An Examination of Historical Loss Thinking Frequency and Rumination on Suicide Ideation in American Indian Young Adults

Raymond P. Tucker, La Ricka R. Wingate, Victoria M. O'Keefe, David W. Hollingsworth, Ashley B. Cole

Research output: Contribution to journalArticlepeer-review

Abstract

No research has empirically investigated whether frequency of historical loss thinking is a potential risk factor for suicide ideation in American Indians. Results of this study demonstrated that the frequency of historical loss thinking was positively associated with brooding and reflection at a small magnitude, but was not directly related to suicide ideation. Bootstrapping analyses indicated small indirect effects of historical loss thinking frequency on suicide ideation through brooding and reflection individually, but only through brooding when analyzed in a parallel mediation model. These findings suggest that American Indians who more frequently engage in historical loss thinking may be susceptible to suicide ideation via an increase in ruminative tendencies, specifically brooding.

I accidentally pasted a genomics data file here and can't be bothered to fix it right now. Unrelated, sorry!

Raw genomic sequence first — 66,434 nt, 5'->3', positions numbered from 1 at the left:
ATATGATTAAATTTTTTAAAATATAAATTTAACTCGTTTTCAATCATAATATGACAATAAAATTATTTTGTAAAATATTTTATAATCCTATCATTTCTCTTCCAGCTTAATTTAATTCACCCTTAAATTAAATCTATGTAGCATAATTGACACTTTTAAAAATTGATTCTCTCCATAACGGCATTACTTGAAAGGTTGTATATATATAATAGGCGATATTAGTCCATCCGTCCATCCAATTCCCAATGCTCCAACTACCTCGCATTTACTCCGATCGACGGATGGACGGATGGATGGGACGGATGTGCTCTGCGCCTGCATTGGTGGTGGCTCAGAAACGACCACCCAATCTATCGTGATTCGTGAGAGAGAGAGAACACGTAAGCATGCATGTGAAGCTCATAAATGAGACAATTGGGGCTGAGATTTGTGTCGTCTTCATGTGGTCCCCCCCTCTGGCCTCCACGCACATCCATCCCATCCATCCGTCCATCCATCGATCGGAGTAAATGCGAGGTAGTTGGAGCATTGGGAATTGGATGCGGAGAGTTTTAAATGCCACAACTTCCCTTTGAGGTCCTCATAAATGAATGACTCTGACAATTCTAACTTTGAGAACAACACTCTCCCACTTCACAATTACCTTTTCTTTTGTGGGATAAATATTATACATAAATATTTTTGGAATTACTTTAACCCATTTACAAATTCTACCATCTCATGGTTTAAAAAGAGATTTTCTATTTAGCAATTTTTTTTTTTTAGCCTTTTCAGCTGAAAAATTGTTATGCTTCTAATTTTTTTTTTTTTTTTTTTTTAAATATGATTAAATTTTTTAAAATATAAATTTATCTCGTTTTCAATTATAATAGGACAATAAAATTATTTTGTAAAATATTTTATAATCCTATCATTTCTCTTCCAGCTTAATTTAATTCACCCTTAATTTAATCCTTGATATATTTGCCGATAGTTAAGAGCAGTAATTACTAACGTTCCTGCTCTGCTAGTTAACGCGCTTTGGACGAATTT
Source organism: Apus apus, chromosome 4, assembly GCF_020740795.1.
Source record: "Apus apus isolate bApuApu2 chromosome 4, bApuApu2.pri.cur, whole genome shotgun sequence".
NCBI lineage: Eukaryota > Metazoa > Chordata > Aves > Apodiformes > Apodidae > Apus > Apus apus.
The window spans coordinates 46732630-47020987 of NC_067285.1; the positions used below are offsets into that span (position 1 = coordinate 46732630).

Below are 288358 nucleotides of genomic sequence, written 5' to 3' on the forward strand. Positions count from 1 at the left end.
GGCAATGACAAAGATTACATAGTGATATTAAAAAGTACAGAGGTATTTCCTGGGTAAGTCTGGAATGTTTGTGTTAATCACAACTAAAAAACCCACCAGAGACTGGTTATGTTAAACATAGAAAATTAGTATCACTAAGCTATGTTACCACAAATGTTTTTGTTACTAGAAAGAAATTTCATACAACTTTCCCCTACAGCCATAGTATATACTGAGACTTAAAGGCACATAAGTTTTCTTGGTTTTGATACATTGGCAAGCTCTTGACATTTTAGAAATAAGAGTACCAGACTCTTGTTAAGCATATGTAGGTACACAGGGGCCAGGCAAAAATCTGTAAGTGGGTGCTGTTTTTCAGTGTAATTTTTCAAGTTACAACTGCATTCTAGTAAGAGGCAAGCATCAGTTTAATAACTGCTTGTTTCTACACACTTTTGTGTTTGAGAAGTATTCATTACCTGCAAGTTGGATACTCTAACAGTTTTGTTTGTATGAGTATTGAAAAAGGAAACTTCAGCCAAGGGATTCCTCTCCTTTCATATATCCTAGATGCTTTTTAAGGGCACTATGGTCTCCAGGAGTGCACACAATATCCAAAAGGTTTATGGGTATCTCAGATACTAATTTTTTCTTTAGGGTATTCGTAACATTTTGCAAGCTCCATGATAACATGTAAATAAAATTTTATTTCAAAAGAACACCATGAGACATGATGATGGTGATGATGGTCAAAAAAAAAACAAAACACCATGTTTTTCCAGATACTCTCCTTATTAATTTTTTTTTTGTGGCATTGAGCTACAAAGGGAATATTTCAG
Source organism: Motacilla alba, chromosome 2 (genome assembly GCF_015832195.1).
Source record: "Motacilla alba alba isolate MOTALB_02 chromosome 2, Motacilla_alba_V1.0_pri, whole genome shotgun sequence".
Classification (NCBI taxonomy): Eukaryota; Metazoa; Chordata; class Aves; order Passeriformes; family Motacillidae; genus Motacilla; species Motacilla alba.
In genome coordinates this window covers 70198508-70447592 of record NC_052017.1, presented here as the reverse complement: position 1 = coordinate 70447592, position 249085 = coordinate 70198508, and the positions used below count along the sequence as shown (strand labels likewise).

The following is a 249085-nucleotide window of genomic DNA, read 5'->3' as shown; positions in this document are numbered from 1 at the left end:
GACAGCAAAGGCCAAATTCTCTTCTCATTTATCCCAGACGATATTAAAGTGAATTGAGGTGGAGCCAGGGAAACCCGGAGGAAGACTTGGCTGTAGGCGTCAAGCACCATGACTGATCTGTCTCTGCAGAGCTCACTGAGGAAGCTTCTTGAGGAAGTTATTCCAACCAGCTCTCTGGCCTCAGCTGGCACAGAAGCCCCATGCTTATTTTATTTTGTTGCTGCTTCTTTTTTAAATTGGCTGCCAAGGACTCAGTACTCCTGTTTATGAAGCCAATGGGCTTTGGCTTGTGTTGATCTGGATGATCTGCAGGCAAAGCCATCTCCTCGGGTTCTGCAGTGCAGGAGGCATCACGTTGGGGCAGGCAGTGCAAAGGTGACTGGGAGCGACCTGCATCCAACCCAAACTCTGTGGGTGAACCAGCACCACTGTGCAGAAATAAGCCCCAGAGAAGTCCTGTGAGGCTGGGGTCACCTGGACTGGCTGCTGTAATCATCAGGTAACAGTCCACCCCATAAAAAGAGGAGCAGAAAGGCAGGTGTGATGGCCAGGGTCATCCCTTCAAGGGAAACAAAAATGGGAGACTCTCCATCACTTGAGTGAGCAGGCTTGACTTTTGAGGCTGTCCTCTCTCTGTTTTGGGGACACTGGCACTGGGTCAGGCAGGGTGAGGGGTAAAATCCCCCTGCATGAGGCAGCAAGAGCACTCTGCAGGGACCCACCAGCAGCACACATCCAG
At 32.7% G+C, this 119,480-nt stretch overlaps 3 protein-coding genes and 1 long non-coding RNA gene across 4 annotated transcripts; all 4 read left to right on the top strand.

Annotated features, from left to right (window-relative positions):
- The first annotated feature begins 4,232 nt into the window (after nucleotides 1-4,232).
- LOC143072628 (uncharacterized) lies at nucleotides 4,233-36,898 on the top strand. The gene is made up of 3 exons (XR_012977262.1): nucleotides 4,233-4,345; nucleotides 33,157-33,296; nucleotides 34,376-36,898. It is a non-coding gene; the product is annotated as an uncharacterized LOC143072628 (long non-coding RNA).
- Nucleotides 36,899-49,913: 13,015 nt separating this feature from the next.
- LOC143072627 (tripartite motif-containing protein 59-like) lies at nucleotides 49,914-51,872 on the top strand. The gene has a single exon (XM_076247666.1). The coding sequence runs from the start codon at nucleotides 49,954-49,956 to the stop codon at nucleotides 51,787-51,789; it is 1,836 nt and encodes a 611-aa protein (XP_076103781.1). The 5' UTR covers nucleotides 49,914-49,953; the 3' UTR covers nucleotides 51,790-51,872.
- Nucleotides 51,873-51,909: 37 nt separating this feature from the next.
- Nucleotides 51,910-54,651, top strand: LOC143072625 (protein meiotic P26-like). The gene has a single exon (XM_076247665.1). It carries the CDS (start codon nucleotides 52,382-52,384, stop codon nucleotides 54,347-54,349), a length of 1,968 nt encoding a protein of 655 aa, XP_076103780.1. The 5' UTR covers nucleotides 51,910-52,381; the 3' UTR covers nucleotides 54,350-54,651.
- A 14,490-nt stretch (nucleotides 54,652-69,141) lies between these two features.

Original languageEnglish (US)
Pages (from-to)213-222
Number of pages10
JournalSuicide and Life-Threatening Behavior
Volume46
Issue number2
DOIs
StatePublished - Apr 1 2016
Externally publishedYes

ASJC Scopus subject areas

  • Clinical Psychology
  • Public Health, Environmental and Occupational Health
  • Psychiatry and Mental health

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